Learn how to use a new and innovative light painting technique to add detailed drawings, logos or images to your long exposure photos.
In this article you can learn how to use the Sexy Plexi Method to create mind-blowing light paintings. You can watch the video above and find further details below.
A Quick Overview:
The Sexy Plexi Method is a technique where you take a piece of plexiglass and a dry-erase marker, you write or draw whatever you want, then you trace what you drew in light through the plexiglass. It leaves behind a light painting of your drawing with a natural, organic look of light as if you were free-hand light painting. It gives you a crisp, clean, awesome design that you weren’t always able to achieve free-hand.
Step 1: What You’ll Need
Step 2: Choose a Design
To begin, you need to decide on a design that you want to light paint. This can be anything you want. It could be a logo, a random drawing, sketch, word, pattern or whatever you can think of. I can’t stress the endless possibilities enough. 🙂
Step 3: Transfer Your Design to Plexiglass
Next you are going to translate your design onto the sheet of plexiglass using a red or pink dry-erase marker. You can print out and trace your design or sketch it freehand. A third option is to use a projector to project your design onto the plexiglass and trace the projected image. If you go this route, I recommend placing a white piece of paper behind the plexiglass prior to projecting the design. When drawing your design onto the plexiglass, be sure to keep in mind that you will be tracing this in the dark, so try to keep it fairly simple.When explaining this technique, one of the first questions people ask is if you can see the dry-erase marker lines in the final photo. The answer is no, the brightness of the light source shines completely through the semi-transparent dry-erase marker lines.
Step 4: Position your Plexiglass
After you have finished translating your design onto your plexiglass, it’s time to set up the plexi to be standing up at a 90 degree angle. You can either use light stands and clamps to hold the plexiglass or get creative and find something to lean your plexiglass up against (stools, chairs, trash cans, etc.).
Step 5: Set up your Camera
So now you set up your tripod with your camera mounted. You want the tripod to be facing your plexiglass, The distance from the plexiglass will vary depending on your lens and focal length.
Step 6: Get to Know your Design
Take some time to familiarize yourself with tracing your design with the lights on, stand (or sit) behind the plexiglass and use your light source to follow along each line of your design. Try to mentally establish an order in which you trace the elements of your design. This will ensure that you don’t find yourself lost when tracing in the dark.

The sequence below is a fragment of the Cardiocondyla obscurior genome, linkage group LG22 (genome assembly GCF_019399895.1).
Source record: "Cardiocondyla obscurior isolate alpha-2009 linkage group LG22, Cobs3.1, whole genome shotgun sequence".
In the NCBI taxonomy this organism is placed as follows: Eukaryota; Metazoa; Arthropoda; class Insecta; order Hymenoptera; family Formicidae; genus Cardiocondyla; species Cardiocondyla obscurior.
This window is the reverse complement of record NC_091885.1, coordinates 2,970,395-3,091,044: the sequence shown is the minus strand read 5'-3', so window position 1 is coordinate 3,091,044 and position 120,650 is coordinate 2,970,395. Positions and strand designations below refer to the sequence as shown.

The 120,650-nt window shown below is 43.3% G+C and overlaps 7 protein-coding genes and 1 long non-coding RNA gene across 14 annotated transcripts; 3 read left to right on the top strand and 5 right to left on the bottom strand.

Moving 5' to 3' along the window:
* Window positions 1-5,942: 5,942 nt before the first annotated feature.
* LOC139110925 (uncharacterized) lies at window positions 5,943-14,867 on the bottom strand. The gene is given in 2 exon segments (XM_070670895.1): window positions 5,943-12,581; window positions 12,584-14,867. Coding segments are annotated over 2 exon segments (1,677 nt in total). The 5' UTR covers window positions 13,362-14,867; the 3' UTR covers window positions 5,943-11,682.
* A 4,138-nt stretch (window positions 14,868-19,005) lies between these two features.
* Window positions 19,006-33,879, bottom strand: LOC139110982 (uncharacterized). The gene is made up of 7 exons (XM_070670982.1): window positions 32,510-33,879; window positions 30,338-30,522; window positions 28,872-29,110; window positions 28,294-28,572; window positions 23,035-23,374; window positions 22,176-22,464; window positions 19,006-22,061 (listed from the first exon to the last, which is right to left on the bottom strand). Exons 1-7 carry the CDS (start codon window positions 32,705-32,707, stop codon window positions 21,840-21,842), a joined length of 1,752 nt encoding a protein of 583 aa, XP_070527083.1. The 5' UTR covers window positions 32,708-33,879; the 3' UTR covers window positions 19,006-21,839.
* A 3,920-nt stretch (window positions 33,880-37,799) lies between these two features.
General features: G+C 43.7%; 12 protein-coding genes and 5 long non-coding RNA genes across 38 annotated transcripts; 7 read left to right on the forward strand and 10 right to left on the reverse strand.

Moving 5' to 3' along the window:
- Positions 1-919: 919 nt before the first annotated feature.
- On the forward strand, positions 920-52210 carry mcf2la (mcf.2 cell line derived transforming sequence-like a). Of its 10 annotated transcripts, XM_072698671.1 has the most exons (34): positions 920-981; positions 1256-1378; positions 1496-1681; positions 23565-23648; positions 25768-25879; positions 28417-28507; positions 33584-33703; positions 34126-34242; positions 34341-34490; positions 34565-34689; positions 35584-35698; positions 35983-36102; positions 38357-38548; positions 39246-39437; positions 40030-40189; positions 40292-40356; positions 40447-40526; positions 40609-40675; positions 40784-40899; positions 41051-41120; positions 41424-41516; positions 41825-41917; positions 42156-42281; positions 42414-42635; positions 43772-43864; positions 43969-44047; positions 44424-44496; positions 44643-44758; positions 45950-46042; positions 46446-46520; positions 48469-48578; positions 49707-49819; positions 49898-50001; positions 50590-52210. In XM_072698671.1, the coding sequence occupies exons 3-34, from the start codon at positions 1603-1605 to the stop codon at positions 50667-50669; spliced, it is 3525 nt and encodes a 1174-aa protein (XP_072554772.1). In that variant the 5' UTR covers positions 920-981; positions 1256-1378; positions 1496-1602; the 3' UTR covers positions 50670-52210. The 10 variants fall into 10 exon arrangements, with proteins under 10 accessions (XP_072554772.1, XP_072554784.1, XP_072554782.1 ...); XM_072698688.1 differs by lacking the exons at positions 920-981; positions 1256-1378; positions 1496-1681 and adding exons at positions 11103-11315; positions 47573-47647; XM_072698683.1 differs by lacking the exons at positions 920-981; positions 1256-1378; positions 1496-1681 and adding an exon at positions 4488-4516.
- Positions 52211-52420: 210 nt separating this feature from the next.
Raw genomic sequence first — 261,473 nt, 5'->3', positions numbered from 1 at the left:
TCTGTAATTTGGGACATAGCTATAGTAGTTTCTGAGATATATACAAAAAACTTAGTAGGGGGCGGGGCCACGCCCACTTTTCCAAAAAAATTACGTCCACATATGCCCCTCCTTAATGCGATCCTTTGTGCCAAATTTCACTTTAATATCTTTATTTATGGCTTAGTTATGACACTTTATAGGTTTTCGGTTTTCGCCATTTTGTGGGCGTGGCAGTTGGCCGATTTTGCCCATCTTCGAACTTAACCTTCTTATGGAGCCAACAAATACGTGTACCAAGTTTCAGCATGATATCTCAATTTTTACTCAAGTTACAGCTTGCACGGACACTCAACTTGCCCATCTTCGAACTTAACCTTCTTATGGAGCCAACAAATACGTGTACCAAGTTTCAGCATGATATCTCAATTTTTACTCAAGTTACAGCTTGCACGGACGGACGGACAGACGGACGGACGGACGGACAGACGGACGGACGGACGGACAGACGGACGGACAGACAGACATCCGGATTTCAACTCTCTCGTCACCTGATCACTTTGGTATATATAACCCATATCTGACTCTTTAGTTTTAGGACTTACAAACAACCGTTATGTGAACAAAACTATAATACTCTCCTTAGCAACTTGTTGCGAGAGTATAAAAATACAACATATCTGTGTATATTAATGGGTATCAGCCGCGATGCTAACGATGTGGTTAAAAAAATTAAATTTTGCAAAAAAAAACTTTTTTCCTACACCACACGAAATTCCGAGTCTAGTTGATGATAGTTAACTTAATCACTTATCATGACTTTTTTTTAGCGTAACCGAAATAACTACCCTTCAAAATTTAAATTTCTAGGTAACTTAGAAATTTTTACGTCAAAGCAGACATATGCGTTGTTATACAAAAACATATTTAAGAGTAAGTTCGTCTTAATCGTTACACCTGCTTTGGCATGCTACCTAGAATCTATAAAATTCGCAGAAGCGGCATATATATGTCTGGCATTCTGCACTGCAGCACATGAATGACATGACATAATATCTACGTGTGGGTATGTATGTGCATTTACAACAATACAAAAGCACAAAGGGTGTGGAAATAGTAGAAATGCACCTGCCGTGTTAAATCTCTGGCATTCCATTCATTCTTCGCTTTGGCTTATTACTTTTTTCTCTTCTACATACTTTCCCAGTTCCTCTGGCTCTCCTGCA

Step 7: Test, Test, Test
Once you have practiced tracing it a few times in the light, it’s time to turn off the lights and do some test shots. You want to be somewhere that is completely dark and since you’re shining a light directly into your camera’s sensor, you want to close up the aperture pretty tight. Before you open your shutter, position your light source at a good starting point on the plexiglass. Then trigger your shutter and trace your design, turning on and off your light between separate lines that aren’t connected.
This is also the time to figure out the camera settings to achieve the best looking exposure. Your aperture and ISO settings will be dependent on the brightness of your light source. If your light source is very bright, you will probably have to shoot at a low ISO such as ISO 100 and a tight aperture such as f18-f22. An ND filter can also be useful for this situation.
PRO TIP: Having a manual lens is ideal for use with the Sexy Plexi method because you can trace a design with a tight aperture such as F22, then open up your aperture wide after the tracing to capture a background.
Step 8: Make it Happen!
After you figure out your settings, and have practiced your tracing, shoot until you get the results you want! This can take a while, especially if you are attempting to expose multiple elements. But that is the fun challenge of light painting. Seeing the final image on the back of your camera makes it all worth the effort.
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